Autism Explosion Explained
Rates of autism diagnosis have increased 20 fold over the last 30 years, and no, it’s not because of vaccines.
The big question is this – has there been a real increase in the number of kids with autism, or are we simply getting better at recognising the condition?
Australian researchers could have the answer, with a new study finding that the severity of behaviour from which individuals are diagnosed with autism has dropped.
Autism is a neuro-developmental disorder, which means something happens early in a person’s life (around the time of birth or possibly just after) to make the brain develop differently.
Autism runs in families and so appears to have a genetic component, but because not enough is known about the genes or the neuroscience involved, it is diagnosed by looking at behavioural factors.
These include communication impairments, social difficulties, and restrictive or repetitive behaviours. Within each of the three categories are four symptoms, and children have to show a combination of these twelve factors to receive a diagnosis.
Rates of diagnosis have skyrocketed in recent decades, up from about 1 diagnosis of autism per 2,000 kids in the 1990s to higher than 1 in 100 today.
This massive increase prompts one question – why?
If you ask Donald Trump, One Nation leader Senator Pauline Hanson, US senator John McCain or ‘independent researcher’ Jenny McCarthy, they will tell you that vaccines (pick any one) cause autism, and so the increased use of vaccines is creating an 'autism epidemic'.
This view is not only misinformed and disproven, but mildly moronic and potentially dangerous as well.
A slightly more logical hypothesis is that doctors are simply recognising more cases of autism – but even this is something researchers have struggled to prove empirically.
Professor Andrew Whitehouse, who led a recent Telethon Kids Institute study into the source of the autism spike, says his research could be “the most solid evidence [yet] as to the reason”.
Professor Whitehouse and his team used the Western Australian Register for Autism Spectrum Disorders - one of just a few such registers around the world – which allows clinicians to complete a one-page form when they make an autism diagnosis and log it in a database.
It means that WA maintains a central record of every single child diagnosed with autism in the state, including ratings (0 to 3) of each child’s combination of the 12 specific symptoms.
“Over the last twenty years we’ve captured data on 5,500 children who’ve been diagnosed with autism... what we’re reporting on in this study is between the years of 2000 and 2006, or about 1,200 kids,” Prof Whitehouse said.
Those years saw the most significant increase in the prevalence of autism.
The graph below comes from the new study, and shows a year-on-year decline in the percentage of 'extreme' autism diagnoses.
The experts say the so-called ‘autism epidemic’ is really just a shift towards diagnosing more children with less severe behaviours.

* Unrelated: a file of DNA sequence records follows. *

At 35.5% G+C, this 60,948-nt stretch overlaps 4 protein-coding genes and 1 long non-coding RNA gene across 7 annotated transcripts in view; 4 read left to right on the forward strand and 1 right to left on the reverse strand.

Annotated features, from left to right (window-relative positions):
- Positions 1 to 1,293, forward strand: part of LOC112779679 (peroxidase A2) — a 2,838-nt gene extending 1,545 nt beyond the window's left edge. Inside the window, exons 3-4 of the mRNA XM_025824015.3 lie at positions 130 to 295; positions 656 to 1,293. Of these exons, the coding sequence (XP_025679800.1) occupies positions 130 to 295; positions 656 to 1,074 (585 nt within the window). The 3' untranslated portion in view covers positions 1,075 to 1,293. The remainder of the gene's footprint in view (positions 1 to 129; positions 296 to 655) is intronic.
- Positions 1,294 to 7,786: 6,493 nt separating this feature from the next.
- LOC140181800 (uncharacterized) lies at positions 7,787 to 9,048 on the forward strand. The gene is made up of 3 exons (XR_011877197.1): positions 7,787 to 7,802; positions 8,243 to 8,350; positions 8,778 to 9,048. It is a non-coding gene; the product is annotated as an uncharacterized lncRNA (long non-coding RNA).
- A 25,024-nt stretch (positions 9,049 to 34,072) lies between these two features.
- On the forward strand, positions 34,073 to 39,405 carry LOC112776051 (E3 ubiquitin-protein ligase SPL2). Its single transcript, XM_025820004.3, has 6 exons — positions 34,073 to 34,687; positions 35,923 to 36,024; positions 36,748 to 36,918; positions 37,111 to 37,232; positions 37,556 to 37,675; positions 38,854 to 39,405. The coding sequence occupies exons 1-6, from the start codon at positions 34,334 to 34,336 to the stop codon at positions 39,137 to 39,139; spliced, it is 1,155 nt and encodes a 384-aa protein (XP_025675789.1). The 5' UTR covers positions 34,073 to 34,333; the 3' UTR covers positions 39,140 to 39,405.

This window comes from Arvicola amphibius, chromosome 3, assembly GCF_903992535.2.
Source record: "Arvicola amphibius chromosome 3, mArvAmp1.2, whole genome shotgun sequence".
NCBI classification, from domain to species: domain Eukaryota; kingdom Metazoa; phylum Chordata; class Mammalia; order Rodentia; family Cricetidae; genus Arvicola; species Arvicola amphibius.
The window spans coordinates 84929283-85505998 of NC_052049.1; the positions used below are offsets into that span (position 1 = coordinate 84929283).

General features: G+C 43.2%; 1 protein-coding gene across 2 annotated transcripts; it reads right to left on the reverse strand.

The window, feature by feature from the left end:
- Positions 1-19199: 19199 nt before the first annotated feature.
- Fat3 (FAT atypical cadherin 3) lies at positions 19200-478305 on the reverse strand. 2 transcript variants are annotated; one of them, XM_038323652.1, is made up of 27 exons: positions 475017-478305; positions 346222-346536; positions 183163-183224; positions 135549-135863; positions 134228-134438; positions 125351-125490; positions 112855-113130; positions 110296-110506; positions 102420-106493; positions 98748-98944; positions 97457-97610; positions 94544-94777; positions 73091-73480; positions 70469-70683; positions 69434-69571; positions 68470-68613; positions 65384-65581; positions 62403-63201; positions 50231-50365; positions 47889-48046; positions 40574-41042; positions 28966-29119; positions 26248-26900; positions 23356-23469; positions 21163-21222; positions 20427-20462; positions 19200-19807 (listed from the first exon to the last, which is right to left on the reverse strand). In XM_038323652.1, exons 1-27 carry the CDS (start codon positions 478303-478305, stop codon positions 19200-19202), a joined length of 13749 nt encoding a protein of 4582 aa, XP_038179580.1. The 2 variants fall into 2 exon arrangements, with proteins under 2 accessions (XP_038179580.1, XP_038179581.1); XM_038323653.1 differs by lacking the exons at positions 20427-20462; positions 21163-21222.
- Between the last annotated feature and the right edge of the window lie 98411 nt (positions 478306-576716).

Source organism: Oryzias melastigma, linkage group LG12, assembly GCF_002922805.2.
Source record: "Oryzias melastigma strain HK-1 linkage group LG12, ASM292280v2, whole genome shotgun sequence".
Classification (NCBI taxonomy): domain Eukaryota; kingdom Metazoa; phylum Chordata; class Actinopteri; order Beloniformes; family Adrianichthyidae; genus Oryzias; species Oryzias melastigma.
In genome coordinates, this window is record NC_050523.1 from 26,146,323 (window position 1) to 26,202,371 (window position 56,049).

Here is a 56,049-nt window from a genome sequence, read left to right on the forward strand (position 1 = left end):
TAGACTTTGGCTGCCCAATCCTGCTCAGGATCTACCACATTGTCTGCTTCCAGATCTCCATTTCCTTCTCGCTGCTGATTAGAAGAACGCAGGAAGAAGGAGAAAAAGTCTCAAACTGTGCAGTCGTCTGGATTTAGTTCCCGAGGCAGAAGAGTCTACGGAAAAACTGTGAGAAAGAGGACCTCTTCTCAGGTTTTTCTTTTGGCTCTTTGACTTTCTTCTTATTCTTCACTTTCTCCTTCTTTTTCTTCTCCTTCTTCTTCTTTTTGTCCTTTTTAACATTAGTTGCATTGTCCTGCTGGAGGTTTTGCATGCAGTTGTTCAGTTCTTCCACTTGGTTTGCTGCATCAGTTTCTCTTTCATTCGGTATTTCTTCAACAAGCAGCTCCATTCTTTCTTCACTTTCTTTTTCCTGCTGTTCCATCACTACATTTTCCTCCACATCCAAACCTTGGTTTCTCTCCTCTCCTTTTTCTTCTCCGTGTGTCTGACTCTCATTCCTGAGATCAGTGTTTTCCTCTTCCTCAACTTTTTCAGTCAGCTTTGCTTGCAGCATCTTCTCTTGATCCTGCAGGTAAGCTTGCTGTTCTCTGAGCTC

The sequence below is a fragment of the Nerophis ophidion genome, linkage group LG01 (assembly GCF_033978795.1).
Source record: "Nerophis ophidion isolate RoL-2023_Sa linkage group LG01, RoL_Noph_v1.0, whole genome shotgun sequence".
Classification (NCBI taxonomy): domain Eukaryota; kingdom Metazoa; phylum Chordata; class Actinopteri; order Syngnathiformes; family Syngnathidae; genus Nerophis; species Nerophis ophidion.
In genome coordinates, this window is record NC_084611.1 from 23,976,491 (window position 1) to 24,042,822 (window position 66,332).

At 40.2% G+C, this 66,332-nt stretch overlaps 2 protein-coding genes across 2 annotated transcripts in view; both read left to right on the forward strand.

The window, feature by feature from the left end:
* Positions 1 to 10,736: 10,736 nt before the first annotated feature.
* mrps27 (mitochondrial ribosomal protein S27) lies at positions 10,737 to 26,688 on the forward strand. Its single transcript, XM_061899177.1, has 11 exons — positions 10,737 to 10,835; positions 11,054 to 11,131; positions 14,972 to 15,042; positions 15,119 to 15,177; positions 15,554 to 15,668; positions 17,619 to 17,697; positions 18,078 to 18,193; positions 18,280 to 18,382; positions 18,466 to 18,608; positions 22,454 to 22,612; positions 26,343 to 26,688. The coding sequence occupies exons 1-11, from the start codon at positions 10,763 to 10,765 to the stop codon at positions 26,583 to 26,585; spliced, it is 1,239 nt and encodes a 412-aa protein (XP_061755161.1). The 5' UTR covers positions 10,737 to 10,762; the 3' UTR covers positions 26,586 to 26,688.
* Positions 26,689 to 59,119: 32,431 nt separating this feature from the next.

“What this represents is actually a shift in what our understanding of autism is,” Prof Whitehouse said.
“Back in the 1990s we only saw autism as quite a severe condition – children had to have intellectual disabilities and significant difficulties learning to talk.
“What has happened over the ensuing period is that we’ve recognised that autism doesn’t necessarily have to be just that severe condition.
“Children can have autism but be more mildly affected.”
Over the study period, the rate at which kids were diagnosed with extreme cases and more severe difficulties did not increase.
The researchers are keen to reject the idea that the bar for autism diagnosis is now too low.
“It’s a mistake to think that all of these children that have been diagnosed with milder symptoms do not have autism. That is not the case at all,” he said.
While some may be concerned at the idea of ‘labelling’ increasing amounts of children, and fear the stigma or other social consequences that an autism diagnosis may carry, Professor Whitehouse says ultimately, it is a good thing.
“What a diagnosis does... is provide an understanding about what the underlying difficulties of a particular individual are, and what potential treatment mechanisms may be the most effective,” he said.
“A diagnosis can really inform both understanding for the individual themselves as well as their families... and also inform treatment beyond their diagnosis.”
Including a larger range of people within the autism spectrum also helps inform the search for deeper genetic, sociological or neuroscientific factors behind the condition.
But will the knowledge that better diagnostics are behind the so-called ‘autism epidemic’ change Senator Hanson’s mind?
Professor Whitehouse is less than confident.
“The anti-vax movement has shown absolutely no signs of listening to any evidence... [but] my concern is not the anti-vax movement, my concern is the truth,” he said.
“The evidence that was presented in this rigorous scientific paper is that the increase in the number of kids being diagnosed with autism is due to a diagnosis of these milder symptom kids.”